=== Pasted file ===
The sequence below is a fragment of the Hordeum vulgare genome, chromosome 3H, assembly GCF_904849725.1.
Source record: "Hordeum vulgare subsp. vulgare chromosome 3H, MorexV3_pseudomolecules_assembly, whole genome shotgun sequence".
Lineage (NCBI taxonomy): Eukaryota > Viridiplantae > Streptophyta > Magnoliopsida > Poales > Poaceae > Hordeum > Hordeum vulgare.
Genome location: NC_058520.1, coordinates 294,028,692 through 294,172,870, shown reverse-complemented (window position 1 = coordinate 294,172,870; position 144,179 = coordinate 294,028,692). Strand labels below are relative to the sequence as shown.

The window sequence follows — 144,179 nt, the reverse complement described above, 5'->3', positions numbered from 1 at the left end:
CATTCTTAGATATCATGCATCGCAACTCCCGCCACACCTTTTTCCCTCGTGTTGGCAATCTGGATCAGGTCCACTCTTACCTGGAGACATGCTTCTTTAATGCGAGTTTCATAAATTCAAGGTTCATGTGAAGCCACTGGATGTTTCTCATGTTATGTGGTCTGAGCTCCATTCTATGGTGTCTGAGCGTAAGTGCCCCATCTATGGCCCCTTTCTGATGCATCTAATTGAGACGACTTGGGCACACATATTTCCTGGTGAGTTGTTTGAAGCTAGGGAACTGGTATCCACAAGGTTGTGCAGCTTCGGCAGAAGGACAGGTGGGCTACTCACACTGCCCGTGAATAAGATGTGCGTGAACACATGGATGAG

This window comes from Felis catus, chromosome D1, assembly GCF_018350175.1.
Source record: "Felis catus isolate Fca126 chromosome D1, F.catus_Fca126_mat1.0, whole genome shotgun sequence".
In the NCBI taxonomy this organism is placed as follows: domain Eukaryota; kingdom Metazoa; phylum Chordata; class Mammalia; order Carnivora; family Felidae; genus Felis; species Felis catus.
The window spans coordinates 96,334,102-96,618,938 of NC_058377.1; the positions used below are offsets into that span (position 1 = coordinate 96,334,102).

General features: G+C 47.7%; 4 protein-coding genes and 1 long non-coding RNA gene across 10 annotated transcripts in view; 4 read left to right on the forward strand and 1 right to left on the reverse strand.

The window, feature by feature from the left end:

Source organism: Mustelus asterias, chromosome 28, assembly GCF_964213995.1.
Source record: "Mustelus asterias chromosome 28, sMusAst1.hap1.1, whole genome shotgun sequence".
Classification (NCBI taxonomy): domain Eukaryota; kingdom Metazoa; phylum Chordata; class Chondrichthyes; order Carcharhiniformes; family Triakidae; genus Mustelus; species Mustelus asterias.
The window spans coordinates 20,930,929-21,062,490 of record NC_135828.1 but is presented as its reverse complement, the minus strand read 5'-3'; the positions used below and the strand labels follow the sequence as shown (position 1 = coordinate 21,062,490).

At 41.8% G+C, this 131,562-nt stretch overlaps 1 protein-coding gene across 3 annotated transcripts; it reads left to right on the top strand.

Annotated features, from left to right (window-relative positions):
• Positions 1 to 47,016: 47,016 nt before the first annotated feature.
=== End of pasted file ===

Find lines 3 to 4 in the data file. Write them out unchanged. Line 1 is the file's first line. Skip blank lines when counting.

Lineage (NCBI taxonomy): Eukaryota > Viridiplantae > Streptophyta > Magnoliopsida > Poales > Poaceae > Hordeum > Hordeum vulgare.
Genome location: NC_058520.1, coordinates 294,028,692 through 294,172,870, shown reverse-complemented (window position 1 = coordinate 294,172,870; position 144,179 = coordinate 294,028,692). Strand labels below are relative to the sequence as shown.